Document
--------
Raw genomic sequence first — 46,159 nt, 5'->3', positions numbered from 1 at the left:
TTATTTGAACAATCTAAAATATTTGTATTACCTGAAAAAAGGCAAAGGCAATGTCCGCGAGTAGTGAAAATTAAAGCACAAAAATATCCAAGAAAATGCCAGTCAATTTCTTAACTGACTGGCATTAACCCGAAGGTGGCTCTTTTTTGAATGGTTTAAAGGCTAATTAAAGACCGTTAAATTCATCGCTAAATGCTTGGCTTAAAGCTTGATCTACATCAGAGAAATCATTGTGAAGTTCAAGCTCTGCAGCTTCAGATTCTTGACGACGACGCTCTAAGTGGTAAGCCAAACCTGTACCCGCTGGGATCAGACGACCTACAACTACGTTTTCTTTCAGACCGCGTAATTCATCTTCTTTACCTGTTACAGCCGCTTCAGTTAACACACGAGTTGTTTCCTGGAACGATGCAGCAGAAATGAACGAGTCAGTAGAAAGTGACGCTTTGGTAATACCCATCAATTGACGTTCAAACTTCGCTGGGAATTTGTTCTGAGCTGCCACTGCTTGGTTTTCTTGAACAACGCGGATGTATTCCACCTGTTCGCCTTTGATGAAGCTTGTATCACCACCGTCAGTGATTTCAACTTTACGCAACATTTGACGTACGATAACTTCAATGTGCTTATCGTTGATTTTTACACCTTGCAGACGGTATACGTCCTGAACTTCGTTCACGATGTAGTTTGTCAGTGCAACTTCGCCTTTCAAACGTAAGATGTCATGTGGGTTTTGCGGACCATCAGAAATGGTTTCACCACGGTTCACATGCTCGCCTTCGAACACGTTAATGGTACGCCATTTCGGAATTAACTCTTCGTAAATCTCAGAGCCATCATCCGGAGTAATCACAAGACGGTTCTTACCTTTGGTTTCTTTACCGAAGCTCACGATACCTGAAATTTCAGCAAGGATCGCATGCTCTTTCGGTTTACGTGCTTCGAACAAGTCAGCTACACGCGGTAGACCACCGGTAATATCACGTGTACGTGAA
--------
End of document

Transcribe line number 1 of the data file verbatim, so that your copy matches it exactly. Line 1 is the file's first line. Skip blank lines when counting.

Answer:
Raw genomic sequence first — 46,159 nt, 5'->3', positions numbered from 1 at the left: